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Title: Reduction of proteinuria by rosiglitazone in non-diabetic renal disease.
Epworth Authors: Kincaid-Smith, Priscilla
Fairley, Kenneth
Other Authors: Farish, Stephen
Best, James
Proietto, Joseph
Keywords: Thiazolidinediones
Hypoglycemic Agents
Diabetes Mellitus
PPAR Gamma
Proliferator-Activated Receptors
Blood Glucose
Body Mass Index
Dose-Response Relationship, Drug
Disease Progression
Administration & Dosage
Therapeutic Use
Drug Therapy
Treatment Outcome
Epworth HealthCare, Melbourne, Australia
Issue Date: Feb-2008
Publisher: Wiley
Citation: Nephrology (Carlton). 2008 Feb;13(1):58-62
Abstract: AIM: To investigate the effect of a thiazolidinedione on proteinuria in patients with non-diabetic renal disease. METHODS: In an open-label randomized cross-over study, 40 adults with chronic non-diabetic renal disease completed the study. In a random fashion, one group was treated for 4 months with 4 mg of rosiglitazone first followed by a 4-month period of standard treatment. The opposite order was used for the second group. RESULTS: Baseline urinary protein excretion rate was 1.45 g/24 h. On rosiglitazone, there was a drop of urinary protein level of 0.24 g/24 h (P=0.045). In contrast, there was a trend for proteinuria to increase during the control period (0.12 g/24 h, P=0.18). The urine protein level on rosiglitazone was lower than on usual treatment (0.36 g/24 h, P=0.002, 95% CI 0.15-0.58). There was a similar beneficial effect on systolic blood pressure which was reduced by rosiglitazone by 7.8 mmHg (P=0.006, 95% CI 2.6-13.1). Although average fasting glucose was only 5.8 mmol/L, there was a significant Spearman correlation between fasting glucose and a reduction in urinary protein levels (r=0.34, P=0.045). CONCLUSION: It is concluded that thiazolidinediones may have a role in the management of non-diabetic proteinuria of various aetiologies. In this study the average body mass index was 28.9 kg/m2. It will be important to repeat these studies in non-overweight subjects with non-diabetic proteinuria and in addition to trial maximal therapeutic doses of the thiazolidenedione.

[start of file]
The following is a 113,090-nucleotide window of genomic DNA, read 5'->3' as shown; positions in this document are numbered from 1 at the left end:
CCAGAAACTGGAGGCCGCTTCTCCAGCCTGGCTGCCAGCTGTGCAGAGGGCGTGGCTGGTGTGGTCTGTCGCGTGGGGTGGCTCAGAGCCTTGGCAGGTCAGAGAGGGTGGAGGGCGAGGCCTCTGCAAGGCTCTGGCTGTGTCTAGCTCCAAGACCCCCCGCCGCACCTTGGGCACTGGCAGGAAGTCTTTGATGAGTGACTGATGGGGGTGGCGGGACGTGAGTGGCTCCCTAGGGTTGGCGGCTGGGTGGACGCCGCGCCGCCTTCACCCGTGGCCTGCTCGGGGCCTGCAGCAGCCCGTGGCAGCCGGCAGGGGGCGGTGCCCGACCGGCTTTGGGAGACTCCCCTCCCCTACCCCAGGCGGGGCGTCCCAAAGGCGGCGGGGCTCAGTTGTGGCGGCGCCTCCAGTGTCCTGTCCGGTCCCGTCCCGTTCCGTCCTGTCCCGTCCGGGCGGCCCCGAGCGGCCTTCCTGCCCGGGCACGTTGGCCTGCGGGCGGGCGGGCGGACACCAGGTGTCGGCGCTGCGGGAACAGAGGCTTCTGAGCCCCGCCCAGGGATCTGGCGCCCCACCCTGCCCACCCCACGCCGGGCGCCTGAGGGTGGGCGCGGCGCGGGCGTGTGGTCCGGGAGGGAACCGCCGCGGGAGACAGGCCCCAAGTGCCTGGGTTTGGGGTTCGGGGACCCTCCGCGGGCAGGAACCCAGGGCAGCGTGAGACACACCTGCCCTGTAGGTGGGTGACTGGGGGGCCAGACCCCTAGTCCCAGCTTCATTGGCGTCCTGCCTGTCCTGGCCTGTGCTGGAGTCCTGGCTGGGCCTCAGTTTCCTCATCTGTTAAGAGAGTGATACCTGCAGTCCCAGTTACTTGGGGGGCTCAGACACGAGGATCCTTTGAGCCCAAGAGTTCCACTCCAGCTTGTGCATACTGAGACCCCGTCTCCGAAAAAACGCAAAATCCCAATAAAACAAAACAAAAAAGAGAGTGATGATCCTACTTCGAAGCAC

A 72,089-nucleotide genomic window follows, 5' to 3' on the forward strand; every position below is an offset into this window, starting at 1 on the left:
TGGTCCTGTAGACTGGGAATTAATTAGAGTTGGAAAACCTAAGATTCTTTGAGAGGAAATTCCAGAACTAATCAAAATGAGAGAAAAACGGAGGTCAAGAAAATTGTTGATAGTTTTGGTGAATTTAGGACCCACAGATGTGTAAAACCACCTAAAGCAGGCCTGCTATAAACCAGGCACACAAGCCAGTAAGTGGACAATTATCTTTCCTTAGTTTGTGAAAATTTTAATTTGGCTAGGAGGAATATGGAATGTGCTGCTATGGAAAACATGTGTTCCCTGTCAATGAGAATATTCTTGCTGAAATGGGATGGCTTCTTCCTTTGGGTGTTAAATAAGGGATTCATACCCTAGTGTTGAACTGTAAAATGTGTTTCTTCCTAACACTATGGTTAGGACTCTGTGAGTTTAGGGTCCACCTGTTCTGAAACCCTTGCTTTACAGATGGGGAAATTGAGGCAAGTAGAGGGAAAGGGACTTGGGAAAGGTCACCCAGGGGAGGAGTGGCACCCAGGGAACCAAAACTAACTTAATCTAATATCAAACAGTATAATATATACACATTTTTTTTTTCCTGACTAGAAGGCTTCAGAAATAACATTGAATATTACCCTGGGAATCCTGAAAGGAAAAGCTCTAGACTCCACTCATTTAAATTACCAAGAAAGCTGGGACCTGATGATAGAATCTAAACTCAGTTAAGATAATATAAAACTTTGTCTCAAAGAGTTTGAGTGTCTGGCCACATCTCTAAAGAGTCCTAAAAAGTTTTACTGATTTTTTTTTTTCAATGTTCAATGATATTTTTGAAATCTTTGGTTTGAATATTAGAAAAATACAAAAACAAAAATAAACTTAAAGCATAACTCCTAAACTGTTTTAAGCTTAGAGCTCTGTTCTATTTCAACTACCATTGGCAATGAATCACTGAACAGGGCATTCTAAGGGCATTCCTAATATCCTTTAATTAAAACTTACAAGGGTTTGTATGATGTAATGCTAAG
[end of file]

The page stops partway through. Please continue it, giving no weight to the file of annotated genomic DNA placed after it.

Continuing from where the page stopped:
DOI: 10.1111/j.1440-1797.2007.00903.x
PubMed URL:
ISSN: 1440-1797
Journal Title: Nephrology
Type: Journal Article
Affiliated Organisations: Faculty Education Unit, Faculty of Medicine, Dentistry and Health Sciences
Department of Medicine, St Vincent's Hospital
Department of Medicine, Austin Health – Repatriation Hospital, Heidelberg, Victoria 3081, Australia.
University of Melbourne, Melbourne, Victoria, Australia
Type of Clinical Study or Trial: Crossover Design
Appears in Collections:UroRenal, Vascular

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